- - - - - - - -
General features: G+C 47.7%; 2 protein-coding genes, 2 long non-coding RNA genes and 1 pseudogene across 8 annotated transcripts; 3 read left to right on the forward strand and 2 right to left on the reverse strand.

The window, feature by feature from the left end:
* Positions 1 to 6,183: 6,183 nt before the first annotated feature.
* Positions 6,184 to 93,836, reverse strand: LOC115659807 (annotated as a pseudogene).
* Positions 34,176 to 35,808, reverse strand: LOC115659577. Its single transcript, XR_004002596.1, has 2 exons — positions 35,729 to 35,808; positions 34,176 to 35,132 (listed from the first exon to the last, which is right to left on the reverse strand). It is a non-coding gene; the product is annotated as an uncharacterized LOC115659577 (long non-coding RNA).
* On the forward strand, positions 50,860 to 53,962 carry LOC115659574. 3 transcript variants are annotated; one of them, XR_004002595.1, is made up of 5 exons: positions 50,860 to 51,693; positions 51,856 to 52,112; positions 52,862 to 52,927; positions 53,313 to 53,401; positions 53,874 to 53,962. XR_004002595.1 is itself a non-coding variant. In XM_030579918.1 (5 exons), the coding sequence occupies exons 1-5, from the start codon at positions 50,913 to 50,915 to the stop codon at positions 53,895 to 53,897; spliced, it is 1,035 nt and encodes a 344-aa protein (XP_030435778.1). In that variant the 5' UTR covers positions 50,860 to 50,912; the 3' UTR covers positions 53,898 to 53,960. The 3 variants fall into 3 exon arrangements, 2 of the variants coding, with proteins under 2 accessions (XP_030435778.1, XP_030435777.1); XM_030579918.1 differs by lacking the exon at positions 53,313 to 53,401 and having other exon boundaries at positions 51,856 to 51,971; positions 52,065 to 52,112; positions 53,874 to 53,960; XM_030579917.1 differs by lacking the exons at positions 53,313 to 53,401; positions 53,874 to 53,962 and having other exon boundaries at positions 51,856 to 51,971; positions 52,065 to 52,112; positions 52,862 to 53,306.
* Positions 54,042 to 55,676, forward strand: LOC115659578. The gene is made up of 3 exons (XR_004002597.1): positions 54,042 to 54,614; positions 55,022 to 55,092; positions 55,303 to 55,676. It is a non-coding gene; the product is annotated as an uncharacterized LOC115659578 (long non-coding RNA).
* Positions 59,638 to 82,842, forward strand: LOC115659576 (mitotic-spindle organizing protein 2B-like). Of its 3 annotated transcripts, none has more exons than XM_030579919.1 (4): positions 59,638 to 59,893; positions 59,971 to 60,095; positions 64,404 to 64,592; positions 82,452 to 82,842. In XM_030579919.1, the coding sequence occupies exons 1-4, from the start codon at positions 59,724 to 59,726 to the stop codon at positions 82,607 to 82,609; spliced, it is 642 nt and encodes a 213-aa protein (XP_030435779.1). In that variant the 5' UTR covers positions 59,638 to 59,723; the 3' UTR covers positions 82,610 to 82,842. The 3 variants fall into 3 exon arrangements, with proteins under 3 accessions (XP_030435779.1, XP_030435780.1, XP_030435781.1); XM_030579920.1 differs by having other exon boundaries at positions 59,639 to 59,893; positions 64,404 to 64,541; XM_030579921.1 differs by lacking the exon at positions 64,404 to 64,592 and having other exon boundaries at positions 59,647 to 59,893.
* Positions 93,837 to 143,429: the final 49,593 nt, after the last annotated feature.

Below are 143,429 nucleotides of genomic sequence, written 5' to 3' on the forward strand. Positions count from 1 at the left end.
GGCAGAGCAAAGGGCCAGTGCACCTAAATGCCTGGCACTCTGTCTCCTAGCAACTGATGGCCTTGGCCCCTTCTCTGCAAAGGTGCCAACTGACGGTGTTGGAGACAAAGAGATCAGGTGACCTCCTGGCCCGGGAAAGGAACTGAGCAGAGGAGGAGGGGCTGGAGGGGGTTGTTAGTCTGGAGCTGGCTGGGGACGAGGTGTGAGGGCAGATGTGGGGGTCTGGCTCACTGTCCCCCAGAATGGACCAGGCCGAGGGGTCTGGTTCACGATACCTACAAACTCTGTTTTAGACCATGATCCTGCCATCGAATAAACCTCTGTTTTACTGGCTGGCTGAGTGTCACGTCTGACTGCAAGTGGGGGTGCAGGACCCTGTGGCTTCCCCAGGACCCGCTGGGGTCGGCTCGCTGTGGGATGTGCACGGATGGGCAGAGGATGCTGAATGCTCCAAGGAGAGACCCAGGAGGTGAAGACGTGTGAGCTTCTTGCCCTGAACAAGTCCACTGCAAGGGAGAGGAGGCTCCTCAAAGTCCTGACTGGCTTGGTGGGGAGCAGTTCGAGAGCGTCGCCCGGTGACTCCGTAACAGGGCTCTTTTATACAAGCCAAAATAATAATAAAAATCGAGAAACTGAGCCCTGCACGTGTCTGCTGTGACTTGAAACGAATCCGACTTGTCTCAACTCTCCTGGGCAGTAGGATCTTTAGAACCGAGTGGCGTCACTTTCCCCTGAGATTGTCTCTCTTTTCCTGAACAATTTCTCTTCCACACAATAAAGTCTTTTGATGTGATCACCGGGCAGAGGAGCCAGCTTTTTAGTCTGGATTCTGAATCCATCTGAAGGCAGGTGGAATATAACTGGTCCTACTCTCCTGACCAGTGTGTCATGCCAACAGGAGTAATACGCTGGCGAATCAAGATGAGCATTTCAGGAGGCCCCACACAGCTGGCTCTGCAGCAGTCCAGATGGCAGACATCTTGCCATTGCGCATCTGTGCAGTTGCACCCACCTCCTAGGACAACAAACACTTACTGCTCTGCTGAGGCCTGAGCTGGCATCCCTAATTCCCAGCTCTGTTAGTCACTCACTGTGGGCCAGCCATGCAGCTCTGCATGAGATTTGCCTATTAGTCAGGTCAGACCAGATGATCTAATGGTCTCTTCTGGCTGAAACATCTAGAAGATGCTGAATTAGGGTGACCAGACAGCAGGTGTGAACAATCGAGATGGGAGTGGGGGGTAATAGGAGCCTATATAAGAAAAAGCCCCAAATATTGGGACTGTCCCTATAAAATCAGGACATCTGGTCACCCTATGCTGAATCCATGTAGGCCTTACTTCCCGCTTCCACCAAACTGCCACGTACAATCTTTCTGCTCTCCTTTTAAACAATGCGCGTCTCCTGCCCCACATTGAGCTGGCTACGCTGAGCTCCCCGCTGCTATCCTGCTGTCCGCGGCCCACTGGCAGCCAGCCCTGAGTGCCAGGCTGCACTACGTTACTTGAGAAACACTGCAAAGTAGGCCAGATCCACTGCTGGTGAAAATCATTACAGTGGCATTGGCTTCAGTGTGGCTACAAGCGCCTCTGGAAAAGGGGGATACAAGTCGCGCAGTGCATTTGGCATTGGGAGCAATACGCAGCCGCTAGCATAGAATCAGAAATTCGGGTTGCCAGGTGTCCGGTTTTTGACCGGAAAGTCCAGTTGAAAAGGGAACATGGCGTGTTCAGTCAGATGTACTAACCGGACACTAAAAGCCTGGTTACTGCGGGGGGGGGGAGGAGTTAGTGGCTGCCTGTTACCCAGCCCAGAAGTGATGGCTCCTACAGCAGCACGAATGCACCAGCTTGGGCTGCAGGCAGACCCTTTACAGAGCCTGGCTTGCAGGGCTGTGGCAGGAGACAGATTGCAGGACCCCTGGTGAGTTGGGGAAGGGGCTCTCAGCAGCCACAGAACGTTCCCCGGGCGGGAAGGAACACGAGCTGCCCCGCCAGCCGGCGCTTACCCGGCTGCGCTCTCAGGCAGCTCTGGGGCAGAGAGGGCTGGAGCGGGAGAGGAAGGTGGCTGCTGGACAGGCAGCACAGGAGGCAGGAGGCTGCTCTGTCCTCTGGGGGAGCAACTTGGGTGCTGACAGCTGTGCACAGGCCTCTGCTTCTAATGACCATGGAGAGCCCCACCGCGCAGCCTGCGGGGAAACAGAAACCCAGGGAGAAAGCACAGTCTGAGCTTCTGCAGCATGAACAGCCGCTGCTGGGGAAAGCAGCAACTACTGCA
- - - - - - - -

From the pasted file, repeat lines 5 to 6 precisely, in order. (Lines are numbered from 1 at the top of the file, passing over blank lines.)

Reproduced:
* Positions 34,176 to 35,808, reverse strand: LOC115659577. Its single transcript, XR_004002596.1, has 2 exons — positions 35,729 to 35,808; positions 34,176 to 35,132 (listed from the first exon to the last, which is right to left on the reverse strand). It is a non-coding gene; the product is annotated as an uncharacterized LOC115659577 (long non-coding RNA).
* On the forward strand, positions 50,860 to 53,962 carry LOC115659574. 3 transcript variants are annotated; one of them, XR_004002595.1, is made up of 5 exons: positions 50,860 to 51,693; positions 51,856 to 52,112; positions 52,862 to 52,927; positions 53,313 to 53,401; positions 53,874 to 53,962. XR_004002595.1 is itself a non-coding variant. In XM_030579918.1 (5 exons), the coding sequence occupies exons 1-5, from the start codon at positions 50,913 to 50,915 to the stop codon at positions 53,895 to 53,897; spliced, it is 1,035 nt and encodes a 344-aa protein (XP_030435778.1). In that variant the 5' UTR covers positions 50,860 to 50,912; the 3' UTR covers positions 53,898 to 53,960. The 3 variants fall into 3 exon arrangements, 2 of the variants coding, with proteins under 2 accessions (XP_030435778.1, XP_030435777.1); XM_030579918.1 differs by lacking the exon at positions 53,313 to 53,401 and having other exon boundaries at positions 51,856 to 51,971; positions 52,065 to 52,112; positions 53,874 to 53,960; XM_030579917.1 differs by lacking the exons at positions 53,313 to 53,401; positions 53,874 to 53,962 and having other exon boundaries at positions 51,856 to 51,971; positions 52,065 to 52,112; positions 52,862 to 53,306.